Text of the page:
GSA Annual Meeting in Seattle, Washington, USA - 2017

Paper No. 173-3
Presentation Time: 9:00 AM-6:30 PM


SINKLER, Samuel, Department of Geology, Colby College, 5800 Mayflower Hill Drive, Waterville, ME 04901, GASTALDO, Robert A., Department of Geology, Colby College, 5807 Mayflower Hill Drive, Waterville, ME 04901, NEVELING, Johann, Council for Geosciences, Private Bag x112, Pretoria, 0001, South Africa and GEISSMAN, John W., Department of Geosciences, ROC 21, University of Texas at Dallas, 800 West Campbell Road, Richardson, TX 75080,

The Karoo Basin, South Africa, is reported to contain a continuous terrestrial record in which the Permian-Triassic Boundary (PTB) extinction event is recorded. This extinction model suggests that the basin grew increasingly warm and arid leading up to the extinction and ties these climate changes to ecosystem collapse. The extinction event is expressed as: a turnover from the Daptocephalus to Lystrosaurus Assemblage Zones, a change from primarily green to primarily red siltstones, and a shift from meandering to braided river architectures. Our research continues to test this model at a site near Lootsberg Pass, Eastern Cape Province.

We characterized a 204-m section of rock in an erosional gully (donga) on Tweefontein farm, reported to be above the vertebrate-defined PTB. The section is dominated by thick sandstones separated by thinner sandstone-and-siltstone intervals. A characterization of these sandstone bodies is used to differentiate fluvial architecture through time to test whether a shift in architectural elements occurred. Sandstone bodies can be traced for kilometers, allowing for placement of the section in a broader stratigraphic context. Magnetostratigraphic data in correlative sections eastward, towards Lootsberg Pass, reveal a long normal polarity chron with no evidence of a reverse polarity chron.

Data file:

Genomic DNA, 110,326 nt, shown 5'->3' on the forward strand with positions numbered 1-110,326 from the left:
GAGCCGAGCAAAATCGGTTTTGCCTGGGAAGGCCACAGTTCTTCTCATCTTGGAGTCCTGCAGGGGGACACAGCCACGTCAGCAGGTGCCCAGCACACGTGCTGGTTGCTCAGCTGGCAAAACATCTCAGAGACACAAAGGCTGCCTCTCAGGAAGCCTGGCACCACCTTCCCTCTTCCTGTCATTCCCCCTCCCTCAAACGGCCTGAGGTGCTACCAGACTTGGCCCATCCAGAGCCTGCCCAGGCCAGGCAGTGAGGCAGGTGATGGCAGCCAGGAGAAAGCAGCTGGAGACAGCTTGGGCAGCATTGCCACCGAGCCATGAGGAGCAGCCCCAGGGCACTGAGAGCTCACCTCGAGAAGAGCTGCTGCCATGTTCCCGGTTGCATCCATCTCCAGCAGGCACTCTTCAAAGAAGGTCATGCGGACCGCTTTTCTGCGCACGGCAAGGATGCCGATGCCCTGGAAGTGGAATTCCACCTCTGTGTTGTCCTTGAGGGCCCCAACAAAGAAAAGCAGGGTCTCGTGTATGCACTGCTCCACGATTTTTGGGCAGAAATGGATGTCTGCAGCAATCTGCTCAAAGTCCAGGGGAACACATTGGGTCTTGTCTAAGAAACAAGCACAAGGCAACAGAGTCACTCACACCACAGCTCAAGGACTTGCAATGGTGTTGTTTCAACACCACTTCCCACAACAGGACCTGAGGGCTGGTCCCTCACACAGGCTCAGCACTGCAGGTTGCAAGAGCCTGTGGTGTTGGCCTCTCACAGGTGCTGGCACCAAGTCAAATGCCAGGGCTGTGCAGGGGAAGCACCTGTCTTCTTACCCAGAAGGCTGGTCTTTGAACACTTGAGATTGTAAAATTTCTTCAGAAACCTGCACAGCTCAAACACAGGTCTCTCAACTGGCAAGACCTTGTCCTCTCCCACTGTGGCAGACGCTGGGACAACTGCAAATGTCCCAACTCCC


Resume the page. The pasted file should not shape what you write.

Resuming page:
Thick siltstone intervals often separate sandstone bodies. These are interpreted as paleosols burrowed by Katbergia in the current model. Total organic carbon (TOC) and bulk chemical composition (XRF) data through a potential Katbergia-bearing paleosol interval indicate that this trace fossil may not be restricted to overbank deposits. Preliminary data and calculation of a proxy for base loss reveal little evidence of paleosol formation. Absence of a soil profile calls into question the classification of other Katbergia-bearing mudrocks as paleosols. Yet, non-Katbergia burrowed paleosols do exist in the section.

Large vertebrate burrows are preserved in several stacked paleosol horizons high in the stratigraphy. While vertebrate bones were found associated with burrows, skeletal material was insufficient for burrow-inhabitant identification. However, analysis of these dwelling structures may provide a more complete picture of paleontologically-defined Triassic environments.